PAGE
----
C’mon technologists. Bring it.

April 4, 2012

Speaking at the Skillshare Penny Conference

I’ll be talking about my research for Don’t Go Back to School at Skillshare’s Penny Conference on April 20.

Here’s a discount code for tickets!

And here’s a description of the conference and other speakers:
Skillshare will be hosting its first education conference, Penny Conference at The Times Center on April 20th (1-5PM). Penny is an intellectually-charged experience where people and ideas come together. A space where curiosity, discovery, and collaboration will challenge the status quo of institutions like education. Speakers include Adora Svitak (Child Prodigy Writer), Charles Best (CEO of, Zach Sims (Co-founder of Codecademy), Kio Stark (author of Follow Me Down), Baratunde Thurston (Director of Digital for The Onion), Tony Wagner (Co-founder of Change Leadership Group), and Adam Braun (Founder of Pencil of Promise).

January 2, 2012

Still want a copy of Don’t Go Back to School?

The Kickstarter campaign is over–and wow! Over 1500 copies are going out as rewards when the book is done later this year.

If you missed the Kickstarter but still want to get a copy, give me your name and email here, and I’ll let you know when it’s ready for purchase.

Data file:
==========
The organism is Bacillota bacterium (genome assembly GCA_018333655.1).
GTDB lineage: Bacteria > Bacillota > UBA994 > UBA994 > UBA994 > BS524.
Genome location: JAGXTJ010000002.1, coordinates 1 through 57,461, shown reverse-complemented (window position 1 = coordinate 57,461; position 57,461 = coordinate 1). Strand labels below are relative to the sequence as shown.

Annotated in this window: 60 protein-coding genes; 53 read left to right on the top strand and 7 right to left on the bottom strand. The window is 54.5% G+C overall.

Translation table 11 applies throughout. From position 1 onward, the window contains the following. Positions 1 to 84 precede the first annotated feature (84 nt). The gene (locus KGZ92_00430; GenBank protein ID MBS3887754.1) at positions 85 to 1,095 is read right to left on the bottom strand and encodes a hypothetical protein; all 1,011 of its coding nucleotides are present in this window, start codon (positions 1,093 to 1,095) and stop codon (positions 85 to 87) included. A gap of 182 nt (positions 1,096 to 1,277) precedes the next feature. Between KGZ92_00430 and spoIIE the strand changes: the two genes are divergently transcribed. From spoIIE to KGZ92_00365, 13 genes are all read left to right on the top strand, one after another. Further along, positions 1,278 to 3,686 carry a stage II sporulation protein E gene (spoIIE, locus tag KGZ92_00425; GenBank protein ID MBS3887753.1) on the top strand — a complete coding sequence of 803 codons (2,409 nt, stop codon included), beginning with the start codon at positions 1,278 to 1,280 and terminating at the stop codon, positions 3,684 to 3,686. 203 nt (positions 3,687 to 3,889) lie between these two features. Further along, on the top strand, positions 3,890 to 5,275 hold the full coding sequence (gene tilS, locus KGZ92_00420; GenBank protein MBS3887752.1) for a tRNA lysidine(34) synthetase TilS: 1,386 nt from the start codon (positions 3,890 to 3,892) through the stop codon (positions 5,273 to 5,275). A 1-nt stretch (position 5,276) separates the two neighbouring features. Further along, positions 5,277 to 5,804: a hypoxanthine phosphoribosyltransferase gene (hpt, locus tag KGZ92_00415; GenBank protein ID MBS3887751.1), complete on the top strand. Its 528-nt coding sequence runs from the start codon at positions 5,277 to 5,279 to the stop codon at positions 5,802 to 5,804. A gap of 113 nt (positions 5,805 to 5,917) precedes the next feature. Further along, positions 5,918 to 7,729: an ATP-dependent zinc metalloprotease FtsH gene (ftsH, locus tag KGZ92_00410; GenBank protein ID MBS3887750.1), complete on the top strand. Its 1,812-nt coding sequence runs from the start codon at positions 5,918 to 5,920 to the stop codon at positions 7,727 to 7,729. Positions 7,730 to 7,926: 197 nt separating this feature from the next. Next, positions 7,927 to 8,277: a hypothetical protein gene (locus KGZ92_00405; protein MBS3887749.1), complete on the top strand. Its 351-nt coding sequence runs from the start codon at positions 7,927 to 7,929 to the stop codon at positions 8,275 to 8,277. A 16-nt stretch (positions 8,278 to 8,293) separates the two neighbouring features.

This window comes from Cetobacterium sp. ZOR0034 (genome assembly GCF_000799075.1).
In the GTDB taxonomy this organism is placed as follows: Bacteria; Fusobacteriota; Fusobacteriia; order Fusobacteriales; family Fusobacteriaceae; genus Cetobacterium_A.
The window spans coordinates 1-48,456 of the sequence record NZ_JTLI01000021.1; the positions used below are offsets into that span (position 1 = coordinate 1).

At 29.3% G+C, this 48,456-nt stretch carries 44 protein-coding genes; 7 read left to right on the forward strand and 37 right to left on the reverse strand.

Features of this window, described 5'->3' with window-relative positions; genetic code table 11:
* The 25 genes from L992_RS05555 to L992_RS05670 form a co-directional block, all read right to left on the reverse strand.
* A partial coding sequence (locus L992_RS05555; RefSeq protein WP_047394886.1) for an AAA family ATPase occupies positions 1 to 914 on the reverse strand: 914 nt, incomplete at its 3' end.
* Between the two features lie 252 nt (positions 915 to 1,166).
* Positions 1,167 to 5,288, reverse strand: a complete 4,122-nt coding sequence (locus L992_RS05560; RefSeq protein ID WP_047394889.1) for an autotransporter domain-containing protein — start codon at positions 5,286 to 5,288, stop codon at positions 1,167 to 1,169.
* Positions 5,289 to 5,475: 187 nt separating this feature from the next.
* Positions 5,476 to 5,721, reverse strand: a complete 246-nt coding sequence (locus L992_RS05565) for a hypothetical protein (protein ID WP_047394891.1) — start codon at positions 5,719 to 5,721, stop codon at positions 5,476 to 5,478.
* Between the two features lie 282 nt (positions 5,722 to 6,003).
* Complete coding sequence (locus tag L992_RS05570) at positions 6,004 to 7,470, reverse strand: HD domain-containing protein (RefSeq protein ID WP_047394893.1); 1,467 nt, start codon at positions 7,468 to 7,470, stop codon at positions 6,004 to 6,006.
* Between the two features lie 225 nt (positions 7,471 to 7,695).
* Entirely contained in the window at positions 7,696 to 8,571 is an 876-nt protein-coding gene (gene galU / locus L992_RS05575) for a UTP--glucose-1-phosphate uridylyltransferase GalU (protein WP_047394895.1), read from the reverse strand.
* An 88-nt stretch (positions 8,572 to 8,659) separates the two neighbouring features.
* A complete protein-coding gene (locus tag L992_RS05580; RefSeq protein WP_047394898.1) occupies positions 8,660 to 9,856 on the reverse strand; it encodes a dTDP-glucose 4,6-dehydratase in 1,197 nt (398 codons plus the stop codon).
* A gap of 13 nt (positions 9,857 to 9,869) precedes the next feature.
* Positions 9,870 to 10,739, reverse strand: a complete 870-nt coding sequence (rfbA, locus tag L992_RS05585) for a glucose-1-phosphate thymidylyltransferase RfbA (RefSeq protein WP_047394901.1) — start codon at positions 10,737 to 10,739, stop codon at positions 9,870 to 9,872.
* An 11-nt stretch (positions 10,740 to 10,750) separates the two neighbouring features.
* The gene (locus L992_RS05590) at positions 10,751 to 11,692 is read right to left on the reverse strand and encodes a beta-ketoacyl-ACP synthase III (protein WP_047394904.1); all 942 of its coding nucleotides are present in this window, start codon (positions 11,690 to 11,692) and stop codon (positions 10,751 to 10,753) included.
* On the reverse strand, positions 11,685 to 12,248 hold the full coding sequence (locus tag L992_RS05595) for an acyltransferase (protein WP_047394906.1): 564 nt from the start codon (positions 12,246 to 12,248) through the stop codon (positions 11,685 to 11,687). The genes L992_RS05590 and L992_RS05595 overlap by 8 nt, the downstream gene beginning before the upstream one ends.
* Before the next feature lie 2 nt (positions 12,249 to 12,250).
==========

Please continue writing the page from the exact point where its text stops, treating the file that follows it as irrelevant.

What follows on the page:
Many thanks to all the backers and to the Kickstarter community team for giving the project so much love.

November 9, 2011

New book project: Don’t Go Back to School on Kickstarter!

I’m putting together a handbook for independent learning called Don’t Go Back to School, and funding it on Kickstarter. I’d be so grateful for your support. Please check it out and spread the word.

September 20, 2011

upcoming event–reading at KGB Bar

I’ll be reading at KGB Bar this Sunday at 7PM, with Lynne Tillman and others from Red Lemonade.

September 2, 2011

upcoming events–book party Sept 6, reading Sept 11

My publisher, Red Lemonade is throwing a book party for Follow Me Down–everyone’s invited! Words, special Red Lemonade fizzys, and music.

Tuesday Sept 6
The Bell House
149 7th Street, Brooklyn

I’ll also be reading at Sunny’s in Red Hook on Sept 11, at 3PM.

July 16, 2011

Follow Me Down ebook available (Kindle & Nook)

My novel Follow Me Down is now available for the Kindle!

And for the Nook!

June 9, 2011


I now have a person page on Facebook for book-related news. Go there to check out the time-lapse video of Ian Crowther shooting the cover photo for Follow Me Down. You can use the Like button for the page if you want to get updates in your stream.